Private equity in South Africa is still robust
The country is seeing record flows to alternative asset classes, particularly private equity.
The year 2018 was a watershed moment for South Africa.
Politically, the country ushered in a new political administration with the election of Cyril Ramaphosa as President. Market watchers said Cyril’s election signalled that South Africa would embark on more market and business-oriented policies and anti-corruption efforts, which should lead to moral and economic recovery.
However, a volatile economic climate has resulted in steady GDP shrinkage in 2018, with the economy recording economic growth of 0.8 percent from the 1.4 percent recorded in 2017. The outlook for economic growth in 2019 isn’t inspiring, with many economists expecting negative growth.
Despite a volatile political and economic climate in South Africa, investments by the private equity industry remain robust. Private equity is one of the biggest drivers of mergers and acquisitions (M&A) activity. Private equity firms aim to raise money from investors to invest in private companies, increasing the value of these companies, and in due course, selling their interest in these companies at a profit. They usually exit their investments after a five to ten-year period.
And private equity funds are increasingly looking to deploy different pockets of capital for different purposes. This has been confirmed by the Southern African Venture Capital and Private Equity Association (Savca), which said private equity has built up a substantial war chest and deployed it through investments over the past year and decade.
South African private equity recorded a considerable increase in investment activity in 2018, with the value of new investments and follow-on investments reaching a record high of R35.4 billion, compared to an annual average of R15.2 billion over the preceding ten years. Investment activity (new investments and follow-on investments) for 2017 was R31.1 billion.
This is according to Savca’s 2019 Private Equity Industry Survey, which surveyed 47 managers, representing 82 funds, with a mandate to invest in South Africa and other African markets. The survey has been tracking investment activity since 2001.
Tanya van Lill (pictured), the CEO of Savca, said the uptick in investment activity is indicative of the resilience of the private equity industry. She further noted that amid the numerous investment opportunities available in South Africa, investors were increasingly looking to private equity.
See below in which sectors the private equity investment activity of R35.4 billion in 2018 went into.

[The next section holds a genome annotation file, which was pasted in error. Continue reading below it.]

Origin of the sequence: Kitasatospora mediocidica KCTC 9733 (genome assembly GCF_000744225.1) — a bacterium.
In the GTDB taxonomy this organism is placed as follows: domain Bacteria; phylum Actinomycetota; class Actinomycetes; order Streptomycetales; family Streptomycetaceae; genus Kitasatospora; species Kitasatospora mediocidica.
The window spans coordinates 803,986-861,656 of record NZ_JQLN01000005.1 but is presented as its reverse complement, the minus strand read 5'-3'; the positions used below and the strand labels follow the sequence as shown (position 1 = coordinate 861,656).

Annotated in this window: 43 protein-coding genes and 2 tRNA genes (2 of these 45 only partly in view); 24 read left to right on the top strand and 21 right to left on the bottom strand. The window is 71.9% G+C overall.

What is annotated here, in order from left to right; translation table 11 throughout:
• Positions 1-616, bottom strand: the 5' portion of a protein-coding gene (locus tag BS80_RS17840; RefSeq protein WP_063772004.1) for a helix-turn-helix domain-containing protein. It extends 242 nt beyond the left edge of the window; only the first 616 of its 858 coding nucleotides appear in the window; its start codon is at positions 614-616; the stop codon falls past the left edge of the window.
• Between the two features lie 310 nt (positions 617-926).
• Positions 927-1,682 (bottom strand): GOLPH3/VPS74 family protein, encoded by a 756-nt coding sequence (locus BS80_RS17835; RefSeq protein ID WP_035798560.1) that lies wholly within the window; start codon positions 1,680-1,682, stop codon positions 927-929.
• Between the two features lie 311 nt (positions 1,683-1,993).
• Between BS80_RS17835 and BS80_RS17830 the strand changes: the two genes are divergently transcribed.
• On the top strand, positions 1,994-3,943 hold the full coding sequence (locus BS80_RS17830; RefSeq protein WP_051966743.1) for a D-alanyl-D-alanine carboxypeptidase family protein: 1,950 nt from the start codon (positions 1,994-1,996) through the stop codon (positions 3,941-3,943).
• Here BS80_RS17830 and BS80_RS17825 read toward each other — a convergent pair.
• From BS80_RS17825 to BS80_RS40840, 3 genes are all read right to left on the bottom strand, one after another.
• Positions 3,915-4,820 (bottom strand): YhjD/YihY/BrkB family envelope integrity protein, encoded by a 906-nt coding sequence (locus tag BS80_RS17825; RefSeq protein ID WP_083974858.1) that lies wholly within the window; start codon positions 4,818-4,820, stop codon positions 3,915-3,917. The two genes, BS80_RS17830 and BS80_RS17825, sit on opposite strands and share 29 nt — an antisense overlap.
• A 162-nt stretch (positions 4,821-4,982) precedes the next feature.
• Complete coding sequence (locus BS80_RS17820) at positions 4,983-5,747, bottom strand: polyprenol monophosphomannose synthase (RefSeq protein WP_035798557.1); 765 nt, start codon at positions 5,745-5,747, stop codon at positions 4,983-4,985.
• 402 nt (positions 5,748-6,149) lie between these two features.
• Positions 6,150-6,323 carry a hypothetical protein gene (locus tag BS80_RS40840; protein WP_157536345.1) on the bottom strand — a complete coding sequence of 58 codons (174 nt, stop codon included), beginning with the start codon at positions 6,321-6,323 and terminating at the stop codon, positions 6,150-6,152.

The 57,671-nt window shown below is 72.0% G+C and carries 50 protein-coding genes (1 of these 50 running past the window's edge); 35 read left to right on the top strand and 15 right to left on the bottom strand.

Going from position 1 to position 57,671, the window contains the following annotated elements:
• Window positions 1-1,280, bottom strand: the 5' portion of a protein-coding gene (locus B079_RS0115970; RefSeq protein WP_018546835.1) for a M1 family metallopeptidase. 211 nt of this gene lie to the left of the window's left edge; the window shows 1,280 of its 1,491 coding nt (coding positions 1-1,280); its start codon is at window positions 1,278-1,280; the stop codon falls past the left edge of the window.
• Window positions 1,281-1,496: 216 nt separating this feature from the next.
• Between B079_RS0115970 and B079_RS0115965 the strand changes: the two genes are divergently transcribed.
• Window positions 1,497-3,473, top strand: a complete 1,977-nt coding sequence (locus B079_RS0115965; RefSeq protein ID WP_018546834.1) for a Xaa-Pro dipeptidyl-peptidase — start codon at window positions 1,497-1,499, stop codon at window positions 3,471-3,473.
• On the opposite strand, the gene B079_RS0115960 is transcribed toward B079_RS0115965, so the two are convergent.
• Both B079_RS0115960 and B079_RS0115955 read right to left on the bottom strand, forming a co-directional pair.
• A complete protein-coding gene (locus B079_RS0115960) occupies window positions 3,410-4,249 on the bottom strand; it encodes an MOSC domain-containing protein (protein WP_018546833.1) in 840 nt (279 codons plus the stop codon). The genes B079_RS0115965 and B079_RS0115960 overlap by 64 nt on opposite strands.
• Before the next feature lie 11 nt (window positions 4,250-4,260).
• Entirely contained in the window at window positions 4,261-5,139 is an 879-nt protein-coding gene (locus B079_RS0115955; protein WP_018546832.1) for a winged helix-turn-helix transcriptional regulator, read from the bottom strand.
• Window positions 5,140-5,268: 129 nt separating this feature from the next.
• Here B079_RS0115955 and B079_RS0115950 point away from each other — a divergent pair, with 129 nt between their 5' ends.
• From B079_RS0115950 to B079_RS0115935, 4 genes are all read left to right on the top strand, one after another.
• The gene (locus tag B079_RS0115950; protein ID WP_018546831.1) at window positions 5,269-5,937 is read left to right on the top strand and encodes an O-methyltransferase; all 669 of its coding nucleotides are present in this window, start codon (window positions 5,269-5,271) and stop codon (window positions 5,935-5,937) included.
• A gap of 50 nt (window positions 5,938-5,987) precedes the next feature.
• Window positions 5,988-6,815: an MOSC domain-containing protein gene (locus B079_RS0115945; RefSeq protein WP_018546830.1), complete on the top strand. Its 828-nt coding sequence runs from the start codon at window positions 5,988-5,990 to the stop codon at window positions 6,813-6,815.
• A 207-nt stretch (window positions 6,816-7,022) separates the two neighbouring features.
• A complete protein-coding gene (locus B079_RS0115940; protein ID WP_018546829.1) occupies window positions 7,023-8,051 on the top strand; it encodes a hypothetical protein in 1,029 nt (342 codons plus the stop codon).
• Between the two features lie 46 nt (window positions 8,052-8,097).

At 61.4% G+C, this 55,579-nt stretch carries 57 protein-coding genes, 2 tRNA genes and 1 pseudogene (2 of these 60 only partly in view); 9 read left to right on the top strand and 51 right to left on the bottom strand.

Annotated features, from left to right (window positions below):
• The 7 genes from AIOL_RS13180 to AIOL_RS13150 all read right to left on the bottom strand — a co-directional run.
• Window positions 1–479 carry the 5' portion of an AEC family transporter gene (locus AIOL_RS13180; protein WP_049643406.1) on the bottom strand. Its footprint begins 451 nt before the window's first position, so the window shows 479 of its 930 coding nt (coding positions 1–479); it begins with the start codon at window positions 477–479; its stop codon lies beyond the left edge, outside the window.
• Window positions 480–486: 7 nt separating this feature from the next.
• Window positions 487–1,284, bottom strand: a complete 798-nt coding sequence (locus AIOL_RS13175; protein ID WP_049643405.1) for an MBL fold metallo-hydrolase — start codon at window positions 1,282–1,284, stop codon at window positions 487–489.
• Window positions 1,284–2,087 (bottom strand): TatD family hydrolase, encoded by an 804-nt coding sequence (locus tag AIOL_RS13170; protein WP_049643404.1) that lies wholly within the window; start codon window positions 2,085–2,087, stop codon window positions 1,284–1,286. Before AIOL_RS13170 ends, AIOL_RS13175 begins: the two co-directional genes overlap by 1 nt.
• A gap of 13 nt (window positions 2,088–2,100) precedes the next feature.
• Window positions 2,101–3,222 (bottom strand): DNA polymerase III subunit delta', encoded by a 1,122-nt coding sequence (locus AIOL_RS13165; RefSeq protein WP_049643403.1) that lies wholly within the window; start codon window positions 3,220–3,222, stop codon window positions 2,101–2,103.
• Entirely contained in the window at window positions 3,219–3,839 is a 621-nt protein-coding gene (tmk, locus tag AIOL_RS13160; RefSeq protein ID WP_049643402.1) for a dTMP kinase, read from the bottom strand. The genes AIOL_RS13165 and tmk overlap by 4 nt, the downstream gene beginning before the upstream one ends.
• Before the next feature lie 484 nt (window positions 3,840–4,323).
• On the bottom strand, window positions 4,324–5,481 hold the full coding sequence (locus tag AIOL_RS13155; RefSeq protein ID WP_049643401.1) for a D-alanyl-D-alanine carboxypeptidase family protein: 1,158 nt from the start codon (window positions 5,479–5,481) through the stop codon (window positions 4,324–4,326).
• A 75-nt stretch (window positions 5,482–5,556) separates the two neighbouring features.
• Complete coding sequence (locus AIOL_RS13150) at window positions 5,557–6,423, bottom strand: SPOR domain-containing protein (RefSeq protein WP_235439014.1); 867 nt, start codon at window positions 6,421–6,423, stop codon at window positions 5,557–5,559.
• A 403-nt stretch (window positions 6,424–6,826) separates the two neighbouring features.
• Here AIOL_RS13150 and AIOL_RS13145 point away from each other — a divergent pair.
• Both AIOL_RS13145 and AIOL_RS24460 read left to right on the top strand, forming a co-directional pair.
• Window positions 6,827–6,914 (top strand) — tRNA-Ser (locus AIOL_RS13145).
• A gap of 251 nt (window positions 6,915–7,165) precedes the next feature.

A total of R12.8 billion was raised by private equity funds in 2018, compared with R7.5 billion in 2017, representing a growth of about 70 percent. Of the total funds raised, 55.5 percent of the funds earmarked South African investments and the balance went into the rest of Africa.
“This is an impressive figure (the 12.8 billion raised), given the relatively downbeat macroeconomic climate in South Africa (real GDP was recorded at a mere 0.8% in 2018). That being said, the industry also benefitted from initiatives such as the government’s drive for foreign investment and the increased interest shown by local pension funds to invest in real assets which include private equity,” said Tanya.
The total number of investments reached 818 in 2018, compared to an annual average of 584 over the preceding 10 years. The total number of investments increased by 68, from 750 in 2017 to 818 in 2018. Of the investments made during 2018, 17.4 percent were in the services sector, 17.0 percent in the retail sector and 14.3 percent were in the energy sector.
Although the private equity industry is still small in South Africa, it is growing and becoming more sophisticated compared with the rest of the African market and other emerging markets.
According to Savca, South Africa’s private equity capital penetration was equal to 0.8 percent of GDP in 2018 (2017: 0.7 percent).
This compares with 0.02 percent for Nigeria, 0.1 percent for Brazil, 0.01 percent for Russia, 0.47 percent for India, and 0.2 percent for China. Developed markets such as the UK and US have a private equity capital penetration of more than 2 percent.
Funds returned to investors in 2018 totalled R15.6 billion, which represents all cash flows returned to investors including the proceeds from realising investments, dividends, interest, and repayment of loans. In terms of realising investments, trade sales were the most popular by value totalling R5.6 billion. The annual average funds returned to investors over the preceding five years was R13 billion.
“This is a testament to the fact that emerging markets private equity continues to, not only provide investors with exposure to the private sector via private or unlisted companies and attractive returns, but also the opportunity to truly make a positive impact as investors and investees walk their journey together,” said Tanya.
She expects the Sub-Saharan African economy to continue seeing positive growth over the next two years. Malawi, for instance, is expected to see GDP growth of 4.5 percent over the next two years, while Botswana and Mozambique should reach 4 percent and Mauritius 3.9 percent.
“As the region’s economies continue to expand, so will the demand for the financing offered by private equity.”